Liliana Obregón

The Black Codes comprise an elaborate set of principles, rules, and procedures that were designed to protect plantation economies and prevent slaves from running away. But because they conflicted with the slaveholders' actual interests and practices—the codes specified minimal standards for slaves' food and clothing, restrictions on punishments, and means of achieving manumission—they were rarely implemented. Nevertheless, the codes give insight into the working conditions, economic interests, and social practices of the French Caribbean and Spanish American slave societies they addressed. These laws contrast with those relating to slavery in the Portuguese colony of Brazil; the Brazilian laws were never codified, though compilations were published to instruct slaveholders on their rights and responsibilities.


Leaving North Carolina was not an easy decision in any era for black migrants. Migration was about leaving family, friends, the farm, church—everything familiar. North Carolina was not a major slaveholding state. While cotton states to the South featured large plantations, the Central Piedmont of North Carolina, where tobacco was the main crop, did not. In 1860 nearly 70 percent of the slaveholding families owned fewer than ten slaves, and 67 percent of white families held no slaves at all. Small farmers were the largest single class of whites in the state and, when necessary, they hired free blacks. Only Maryland and Virginia had larger free black populations. North Carolina free blacks, unlike those in other states, could own property and transfer land in their wills.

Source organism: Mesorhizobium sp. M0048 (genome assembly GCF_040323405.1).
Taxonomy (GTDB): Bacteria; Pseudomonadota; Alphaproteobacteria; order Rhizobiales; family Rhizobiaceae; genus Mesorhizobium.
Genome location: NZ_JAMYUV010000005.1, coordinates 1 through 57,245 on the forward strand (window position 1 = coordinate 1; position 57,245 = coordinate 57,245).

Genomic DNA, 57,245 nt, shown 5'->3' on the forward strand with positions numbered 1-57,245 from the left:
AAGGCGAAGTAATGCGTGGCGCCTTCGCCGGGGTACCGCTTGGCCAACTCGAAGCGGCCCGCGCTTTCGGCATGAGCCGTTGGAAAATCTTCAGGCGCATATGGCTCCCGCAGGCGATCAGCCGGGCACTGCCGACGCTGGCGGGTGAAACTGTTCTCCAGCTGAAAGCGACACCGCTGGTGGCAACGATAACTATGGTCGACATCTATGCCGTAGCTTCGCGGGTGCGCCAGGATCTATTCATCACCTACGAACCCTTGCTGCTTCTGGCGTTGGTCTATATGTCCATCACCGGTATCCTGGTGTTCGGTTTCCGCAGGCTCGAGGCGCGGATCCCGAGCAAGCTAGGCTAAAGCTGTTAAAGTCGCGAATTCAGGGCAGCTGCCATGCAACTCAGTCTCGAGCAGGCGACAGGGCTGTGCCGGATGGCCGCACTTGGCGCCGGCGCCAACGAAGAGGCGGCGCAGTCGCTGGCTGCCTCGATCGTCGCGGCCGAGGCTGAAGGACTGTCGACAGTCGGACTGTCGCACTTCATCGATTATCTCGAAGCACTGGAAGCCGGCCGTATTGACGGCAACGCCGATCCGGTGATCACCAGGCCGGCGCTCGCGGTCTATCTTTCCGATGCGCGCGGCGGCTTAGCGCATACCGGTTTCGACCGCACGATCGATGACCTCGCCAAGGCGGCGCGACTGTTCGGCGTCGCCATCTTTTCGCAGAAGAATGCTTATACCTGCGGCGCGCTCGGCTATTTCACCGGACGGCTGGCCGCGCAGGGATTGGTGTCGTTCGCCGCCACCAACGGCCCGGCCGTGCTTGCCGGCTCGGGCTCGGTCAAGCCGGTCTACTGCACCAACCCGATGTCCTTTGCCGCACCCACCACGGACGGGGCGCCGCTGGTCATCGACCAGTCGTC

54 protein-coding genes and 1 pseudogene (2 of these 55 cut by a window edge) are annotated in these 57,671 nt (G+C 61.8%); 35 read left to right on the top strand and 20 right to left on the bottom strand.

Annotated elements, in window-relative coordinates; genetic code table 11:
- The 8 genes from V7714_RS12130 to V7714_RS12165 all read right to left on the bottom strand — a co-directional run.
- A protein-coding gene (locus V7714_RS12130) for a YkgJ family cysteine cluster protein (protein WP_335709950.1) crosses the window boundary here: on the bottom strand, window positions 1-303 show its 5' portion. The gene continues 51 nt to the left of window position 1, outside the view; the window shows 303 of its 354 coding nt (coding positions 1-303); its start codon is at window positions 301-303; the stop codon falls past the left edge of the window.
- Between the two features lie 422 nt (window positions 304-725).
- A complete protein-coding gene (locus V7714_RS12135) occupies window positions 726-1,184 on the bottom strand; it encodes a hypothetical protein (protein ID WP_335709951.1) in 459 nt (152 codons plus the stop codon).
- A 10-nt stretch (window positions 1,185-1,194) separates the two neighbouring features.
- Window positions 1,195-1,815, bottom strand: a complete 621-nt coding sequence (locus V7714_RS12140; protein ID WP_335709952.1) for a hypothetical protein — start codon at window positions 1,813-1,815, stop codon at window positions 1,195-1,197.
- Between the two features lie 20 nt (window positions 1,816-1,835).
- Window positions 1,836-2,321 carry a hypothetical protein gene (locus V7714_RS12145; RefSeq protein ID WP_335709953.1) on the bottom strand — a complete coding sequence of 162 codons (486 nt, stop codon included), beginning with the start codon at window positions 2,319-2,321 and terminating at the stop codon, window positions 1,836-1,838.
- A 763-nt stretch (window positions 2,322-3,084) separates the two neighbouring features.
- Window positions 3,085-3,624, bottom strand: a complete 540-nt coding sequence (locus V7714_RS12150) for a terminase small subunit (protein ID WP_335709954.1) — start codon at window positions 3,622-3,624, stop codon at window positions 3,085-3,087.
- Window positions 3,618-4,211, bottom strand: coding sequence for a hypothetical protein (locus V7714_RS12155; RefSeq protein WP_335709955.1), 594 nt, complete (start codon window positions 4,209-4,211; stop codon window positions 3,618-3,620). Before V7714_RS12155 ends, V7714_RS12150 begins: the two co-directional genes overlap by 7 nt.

Free blacks were discouraged from owning slaves Black slave ownership was considered dangerous because it challenged the legitimacy of the slave system In any ...


Graham Russell Hodges

African American activists in the antebellum and post–Civil War eras invoked a language and political strategy of black uplift or elevation. Composed of ideas and actions about physical, mental, or intellectual and personal morality and the realm of the soul, black activists, through speech and literature, used uplift as a general program to improve the race. Uplift was also intended to refute white racism prevalent in the literature and public activities of the nineteenth century. Accordingly, two key components were respectability and self-help. Frederick Douglass for one noted that only racism kept the avenues of wealth and honor from being open to all who chose to enter them Respectability and wealth were not just accessories to wealth and fame but required individual action particularly virtuous assistance to the race or against slavery as well as a purer soul Blacks also shared the general anxiety over confidence men or tricksters ...


Rose C. Thevenin

educator, was born Sarah Ann Blocker in Edgefield, South Carolina, one of the five children of Sarah A. Stewart of Delaware and Isaiah Blocker of Edgefield, South Carolina. Nothing is known about her early childhood. Blocker briefly attended Atlanta University and enrolled in teacher education classes. At the age of twenty‐two, Sarah Blocker moved to Live Oak, Florida, where she taught at the Florida Baptist Institute, a school established by African American Christian ministers of the First Bethlehem Baptist Association of West Florida in 1879.

Resistance and hostility toward African Americans in Live Oak resulted in escalating violence. Blocker herself was almost wounded in a shooting incident in 1892. Blocker's determination remained steadfast, however. In 1892 she cofounded the Florida Baptist Academy, an elementary and secondary educational institution for African American girls and boys. She was assisted in this project by the reverends Matthew W. Gilbert and J ...